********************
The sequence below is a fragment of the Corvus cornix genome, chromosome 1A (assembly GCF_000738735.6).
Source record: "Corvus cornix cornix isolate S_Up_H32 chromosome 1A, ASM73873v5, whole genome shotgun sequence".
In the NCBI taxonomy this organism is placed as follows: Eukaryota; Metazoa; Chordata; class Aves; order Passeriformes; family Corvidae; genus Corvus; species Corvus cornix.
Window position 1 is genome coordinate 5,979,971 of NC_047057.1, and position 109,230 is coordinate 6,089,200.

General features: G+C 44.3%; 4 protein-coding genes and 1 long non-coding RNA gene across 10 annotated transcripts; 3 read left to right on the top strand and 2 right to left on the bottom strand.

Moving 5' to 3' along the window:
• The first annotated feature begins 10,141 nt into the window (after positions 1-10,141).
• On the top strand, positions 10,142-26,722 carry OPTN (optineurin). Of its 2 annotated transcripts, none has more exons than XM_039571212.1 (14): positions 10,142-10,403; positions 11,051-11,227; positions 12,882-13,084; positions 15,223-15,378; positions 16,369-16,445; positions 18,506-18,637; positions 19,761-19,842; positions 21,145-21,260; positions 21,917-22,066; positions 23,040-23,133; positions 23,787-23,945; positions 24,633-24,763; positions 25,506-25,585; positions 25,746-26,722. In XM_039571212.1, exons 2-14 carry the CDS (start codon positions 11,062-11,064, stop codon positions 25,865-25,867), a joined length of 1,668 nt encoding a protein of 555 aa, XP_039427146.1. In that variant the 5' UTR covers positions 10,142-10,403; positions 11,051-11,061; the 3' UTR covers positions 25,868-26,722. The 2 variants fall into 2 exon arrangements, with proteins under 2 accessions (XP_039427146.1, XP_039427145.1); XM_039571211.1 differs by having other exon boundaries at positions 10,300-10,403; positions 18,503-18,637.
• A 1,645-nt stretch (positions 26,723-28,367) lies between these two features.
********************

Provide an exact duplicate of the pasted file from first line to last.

The sequence below is a fragment of the Corvus cornix genome, chromosome 1A (assembly GCF_000738735.6).
Source record: "Corvus cornix cornix isolate S_Up_H32 chromosome 1A, ASM73873v5, whole genome shotgun sequence".
In the NCBI taxonomy this organism is placed as follows: Eukaryota; Metazoa; Chordata; class Aves; order Passeriformes; family Corvidae; genus Corvus; species Corvus cornix.
Window position 1 is genome coordinate 5,979,971 of NC_047057.1, and position 109,230 is coordinate 6,089,200.

General features: G+C 44.3%; 4 protein-coding genes and 1 long non-coding RNA gene across 10 annotated transcripts; 3 read left to right on the top strand and 2 right to left on the bottom strand.

Moving 5' to 3' along the window:
• The first annotated feature begins 10,141 nt into the window (after positions 1-10,141).
• On the top strand, positions 10,142-26,722 carry OPTN (optineurin). Of its 2 annotated transcripts, none has more exons than XM_039571212.1 (14): positions 10,142-10,403; positions 11,051-11,227; positions 12,882-13,084; positions 15,223-15,378; positions 16,369-16,445; positions 18,506-18,637; positions 19,761-19,842; positions 21,145-21,260; positions 21,917-22,066; positions 23,040-23,133; positions 23,787-23,945; positions 24,633-24,763; positions 25,506-25,585; positions 25,746-26,722. In XM_039571212.1, exons 2-14 carry the CDS (start codon positions 11,062-11,064, stop codon positions 25,865-25,867), a joined length of 1,668 nt encoding a protein of 555 aa, XP_039427146.1. In that variant the 5' UTR covers positions 10,142-10,403; positions 11,051-11,061; the 3' UTR covers positions 25,868-26,722. The 2 variants fall into 2 exon arrangements, with proteins under 2 accessions (XP_039427146.1, XP_039427145.1); XM_039571211.1 differs by having other exon boundaries at positions 10,300-10,403; positions 18,503-18,637.
• A 1,645-nt stretch (positions 26,723-28,367) lies between these two features.